Responsible for organizing the discussions among 181 countries that are part of an international treaty to control smoking, Brazilian doctor Vera Luiza Costa e Silva says that Brazil needs to resume the debate about increasing taxes on cigarettes and pass more restrictions to smoking in public spaces, like parks and beaches.
This needs to be accomplished in order to continue reducing the number of smokers in Brazil. Currently, 10.1% of the population smokes. The goal is to reach 5%, which would be "close to a smoke-free country," she says.
"The country needs to enter a new phase of forbidding to smoke inside cars and in beaches and public parks. This is something that many countries are already doing. And also it needs to increase children's protection, by putting cigarette packs in closed shelves in the points of sale," she said.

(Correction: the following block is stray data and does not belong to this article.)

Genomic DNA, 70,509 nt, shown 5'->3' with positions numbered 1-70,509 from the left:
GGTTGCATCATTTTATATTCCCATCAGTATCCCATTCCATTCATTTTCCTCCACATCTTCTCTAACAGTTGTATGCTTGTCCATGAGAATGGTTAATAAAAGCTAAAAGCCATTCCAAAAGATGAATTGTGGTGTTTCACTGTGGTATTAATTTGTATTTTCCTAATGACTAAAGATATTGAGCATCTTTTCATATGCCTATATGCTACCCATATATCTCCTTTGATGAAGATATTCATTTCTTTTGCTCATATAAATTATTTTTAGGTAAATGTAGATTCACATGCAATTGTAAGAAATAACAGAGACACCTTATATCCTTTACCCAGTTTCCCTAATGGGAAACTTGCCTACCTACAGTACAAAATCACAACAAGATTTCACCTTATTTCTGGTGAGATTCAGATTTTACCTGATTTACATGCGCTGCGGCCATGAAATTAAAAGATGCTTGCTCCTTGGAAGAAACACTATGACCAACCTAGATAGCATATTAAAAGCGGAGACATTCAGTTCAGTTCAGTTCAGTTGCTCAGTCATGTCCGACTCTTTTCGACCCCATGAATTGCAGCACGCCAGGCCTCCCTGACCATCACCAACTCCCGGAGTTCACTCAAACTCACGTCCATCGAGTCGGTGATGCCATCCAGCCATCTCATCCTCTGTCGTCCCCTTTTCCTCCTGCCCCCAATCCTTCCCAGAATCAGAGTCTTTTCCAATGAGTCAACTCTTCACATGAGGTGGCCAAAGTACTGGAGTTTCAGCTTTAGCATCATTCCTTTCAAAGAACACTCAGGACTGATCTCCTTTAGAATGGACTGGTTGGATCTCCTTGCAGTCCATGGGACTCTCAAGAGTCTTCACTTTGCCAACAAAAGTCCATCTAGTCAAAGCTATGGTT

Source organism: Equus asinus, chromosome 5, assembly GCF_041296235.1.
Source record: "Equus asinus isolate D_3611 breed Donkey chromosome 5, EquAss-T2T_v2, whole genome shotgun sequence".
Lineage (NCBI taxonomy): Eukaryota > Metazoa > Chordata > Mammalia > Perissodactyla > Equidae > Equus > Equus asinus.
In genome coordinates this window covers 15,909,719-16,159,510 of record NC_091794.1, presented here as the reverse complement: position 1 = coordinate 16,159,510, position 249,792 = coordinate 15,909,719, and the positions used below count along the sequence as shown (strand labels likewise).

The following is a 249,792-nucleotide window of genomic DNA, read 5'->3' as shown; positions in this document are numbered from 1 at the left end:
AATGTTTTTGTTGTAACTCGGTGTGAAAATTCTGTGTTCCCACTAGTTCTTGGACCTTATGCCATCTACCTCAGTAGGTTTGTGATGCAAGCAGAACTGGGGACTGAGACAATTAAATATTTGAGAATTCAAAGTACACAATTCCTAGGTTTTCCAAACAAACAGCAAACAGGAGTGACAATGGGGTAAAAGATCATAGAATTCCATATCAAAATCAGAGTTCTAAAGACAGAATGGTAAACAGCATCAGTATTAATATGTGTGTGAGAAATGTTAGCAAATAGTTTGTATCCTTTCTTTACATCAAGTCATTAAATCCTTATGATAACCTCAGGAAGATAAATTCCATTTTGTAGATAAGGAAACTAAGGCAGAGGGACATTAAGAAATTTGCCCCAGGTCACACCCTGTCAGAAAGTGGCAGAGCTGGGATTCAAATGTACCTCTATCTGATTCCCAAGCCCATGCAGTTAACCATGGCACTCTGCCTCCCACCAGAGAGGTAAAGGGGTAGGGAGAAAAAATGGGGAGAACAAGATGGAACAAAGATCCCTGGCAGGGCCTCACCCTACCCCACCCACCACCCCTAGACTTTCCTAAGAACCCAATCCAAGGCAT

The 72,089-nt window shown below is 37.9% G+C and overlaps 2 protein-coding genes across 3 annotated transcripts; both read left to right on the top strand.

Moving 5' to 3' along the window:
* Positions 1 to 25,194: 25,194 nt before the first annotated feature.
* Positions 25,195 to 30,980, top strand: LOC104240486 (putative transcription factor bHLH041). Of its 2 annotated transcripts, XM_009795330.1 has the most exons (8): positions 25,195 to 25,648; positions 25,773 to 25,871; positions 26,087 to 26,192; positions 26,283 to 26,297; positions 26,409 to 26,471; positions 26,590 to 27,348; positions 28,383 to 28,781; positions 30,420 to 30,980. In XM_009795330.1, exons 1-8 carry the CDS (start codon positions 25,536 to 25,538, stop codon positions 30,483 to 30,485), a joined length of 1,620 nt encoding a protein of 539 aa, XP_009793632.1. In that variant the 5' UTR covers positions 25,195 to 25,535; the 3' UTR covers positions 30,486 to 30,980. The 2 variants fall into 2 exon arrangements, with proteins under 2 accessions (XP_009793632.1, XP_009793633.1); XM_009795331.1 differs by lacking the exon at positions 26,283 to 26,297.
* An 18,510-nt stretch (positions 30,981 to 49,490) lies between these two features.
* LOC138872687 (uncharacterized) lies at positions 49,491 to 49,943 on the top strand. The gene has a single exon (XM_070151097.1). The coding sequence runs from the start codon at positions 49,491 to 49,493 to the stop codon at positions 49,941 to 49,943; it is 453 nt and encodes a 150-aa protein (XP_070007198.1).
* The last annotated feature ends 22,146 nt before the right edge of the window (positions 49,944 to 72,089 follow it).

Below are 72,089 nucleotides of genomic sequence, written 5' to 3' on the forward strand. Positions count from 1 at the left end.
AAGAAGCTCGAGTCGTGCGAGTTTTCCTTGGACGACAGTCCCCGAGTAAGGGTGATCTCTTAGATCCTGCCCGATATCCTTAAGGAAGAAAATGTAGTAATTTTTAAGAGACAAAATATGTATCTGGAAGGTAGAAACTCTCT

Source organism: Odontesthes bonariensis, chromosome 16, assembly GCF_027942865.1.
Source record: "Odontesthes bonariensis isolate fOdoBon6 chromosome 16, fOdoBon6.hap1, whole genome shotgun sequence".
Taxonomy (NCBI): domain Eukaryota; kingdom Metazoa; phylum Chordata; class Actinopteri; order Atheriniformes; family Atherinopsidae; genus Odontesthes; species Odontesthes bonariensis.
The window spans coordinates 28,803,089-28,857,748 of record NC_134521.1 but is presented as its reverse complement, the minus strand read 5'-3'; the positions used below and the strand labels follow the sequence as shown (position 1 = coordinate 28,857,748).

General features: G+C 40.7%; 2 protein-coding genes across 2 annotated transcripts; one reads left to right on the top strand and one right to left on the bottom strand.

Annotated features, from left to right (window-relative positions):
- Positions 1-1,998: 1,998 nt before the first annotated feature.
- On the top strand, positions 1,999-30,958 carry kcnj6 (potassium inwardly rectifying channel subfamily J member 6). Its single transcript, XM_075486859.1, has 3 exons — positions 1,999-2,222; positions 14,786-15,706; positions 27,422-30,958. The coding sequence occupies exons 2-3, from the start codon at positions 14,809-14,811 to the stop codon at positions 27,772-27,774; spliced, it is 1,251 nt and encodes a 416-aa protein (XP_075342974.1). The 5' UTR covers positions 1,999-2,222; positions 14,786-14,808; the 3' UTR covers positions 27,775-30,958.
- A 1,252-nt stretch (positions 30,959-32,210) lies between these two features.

Silva has been for the last four years the Head of the World Health Organization (WHO) Framework Convention on Tobacco Control's Secretariat. The Convention was WHO's first of it's kind, and it was established in 2005. Since then, Silva says she has seen some changes.
The tobacco industry, she says, has been trying to create a "new market" with products like heated tobacco devices and electronic cigarettes, she says. But there are risks.
One of them would be "renormalize nicotine use as something acceptable and desirable", by claiming that these new products are less harmful. However, there's still not enough scientific evidence to back that claim. Another risk is to attract more young people to these products.
Translated by NATASHA MADOVâ¨
Read the article in the original language ââ